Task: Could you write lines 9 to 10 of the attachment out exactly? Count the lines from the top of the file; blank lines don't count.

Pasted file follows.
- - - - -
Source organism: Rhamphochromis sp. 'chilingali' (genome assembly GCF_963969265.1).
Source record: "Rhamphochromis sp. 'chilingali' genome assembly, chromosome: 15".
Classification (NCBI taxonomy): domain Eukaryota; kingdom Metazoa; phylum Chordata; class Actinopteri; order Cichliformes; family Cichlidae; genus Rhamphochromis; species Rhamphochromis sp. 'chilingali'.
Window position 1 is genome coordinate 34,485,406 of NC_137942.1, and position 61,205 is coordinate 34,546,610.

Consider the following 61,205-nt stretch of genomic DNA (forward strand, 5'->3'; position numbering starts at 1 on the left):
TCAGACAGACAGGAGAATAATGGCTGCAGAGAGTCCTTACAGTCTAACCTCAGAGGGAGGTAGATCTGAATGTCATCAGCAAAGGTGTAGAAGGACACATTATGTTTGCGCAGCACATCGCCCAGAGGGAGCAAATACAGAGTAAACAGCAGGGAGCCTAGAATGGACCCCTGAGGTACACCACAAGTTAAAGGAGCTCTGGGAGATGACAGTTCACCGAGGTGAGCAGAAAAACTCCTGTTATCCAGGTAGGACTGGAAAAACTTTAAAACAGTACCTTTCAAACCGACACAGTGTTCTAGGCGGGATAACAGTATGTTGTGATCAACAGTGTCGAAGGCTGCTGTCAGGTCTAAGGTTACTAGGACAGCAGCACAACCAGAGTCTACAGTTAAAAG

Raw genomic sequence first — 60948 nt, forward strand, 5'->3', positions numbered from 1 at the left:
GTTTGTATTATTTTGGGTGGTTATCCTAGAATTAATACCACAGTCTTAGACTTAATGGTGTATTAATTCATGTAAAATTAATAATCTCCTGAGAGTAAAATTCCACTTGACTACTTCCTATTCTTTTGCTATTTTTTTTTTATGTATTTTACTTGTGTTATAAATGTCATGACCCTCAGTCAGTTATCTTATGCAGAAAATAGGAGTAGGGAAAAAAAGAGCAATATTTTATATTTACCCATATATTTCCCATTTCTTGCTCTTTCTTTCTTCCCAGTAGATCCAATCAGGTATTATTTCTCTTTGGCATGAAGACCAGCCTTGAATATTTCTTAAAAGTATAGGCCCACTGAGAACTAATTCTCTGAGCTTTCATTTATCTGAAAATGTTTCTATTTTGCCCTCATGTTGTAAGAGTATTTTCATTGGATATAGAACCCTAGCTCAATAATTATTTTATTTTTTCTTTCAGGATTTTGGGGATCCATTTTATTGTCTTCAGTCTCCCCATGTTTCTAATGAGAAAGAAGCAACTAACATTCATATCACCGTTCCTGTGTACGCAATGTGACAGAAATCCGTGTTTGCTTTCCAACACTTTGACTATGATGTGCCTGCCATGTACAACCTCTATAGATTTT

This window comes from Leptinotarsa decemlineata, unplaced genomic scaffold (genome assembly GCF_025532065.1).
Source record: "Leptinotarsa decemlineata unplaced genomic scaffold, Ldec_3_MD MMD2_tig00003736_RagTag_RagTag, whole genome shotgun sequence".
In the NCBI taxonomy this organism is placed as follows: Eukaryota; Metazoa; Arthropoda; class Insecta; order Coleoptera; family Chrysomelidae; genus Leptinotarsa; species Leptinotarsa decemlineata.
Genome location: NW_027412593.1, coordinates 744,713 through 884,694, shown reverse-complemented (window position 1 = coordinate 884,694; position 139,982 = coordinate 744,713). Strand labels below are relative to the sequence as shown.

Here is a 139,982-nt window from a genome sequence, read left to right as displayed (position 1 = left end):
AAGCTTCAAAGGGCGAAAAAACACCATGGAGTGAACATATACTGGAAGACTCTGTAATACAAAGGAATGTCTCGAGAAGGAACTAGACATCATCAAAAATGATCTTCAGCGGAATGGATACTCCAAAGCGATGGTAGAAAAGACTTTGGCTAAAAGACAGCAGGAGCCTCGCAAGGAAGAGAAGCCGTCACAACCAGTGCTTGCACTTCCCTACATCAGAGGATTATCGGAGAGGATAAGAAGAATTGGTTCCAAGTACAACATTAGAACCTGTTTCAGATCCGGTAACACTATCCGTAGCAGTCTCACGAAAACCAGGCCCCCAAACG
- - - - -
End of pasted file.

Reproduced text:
This window comes from Leptinotarsa decemlineata, unplaced genomic scaffold (genome assembly GCF_025532065.1).
Source record: "Leptinotarsa decemlineata unplaced genomic scaffold, Ldec_3_MD MMD2_tig00003736_RagTag_RagTag, whole genome shotgun sequence".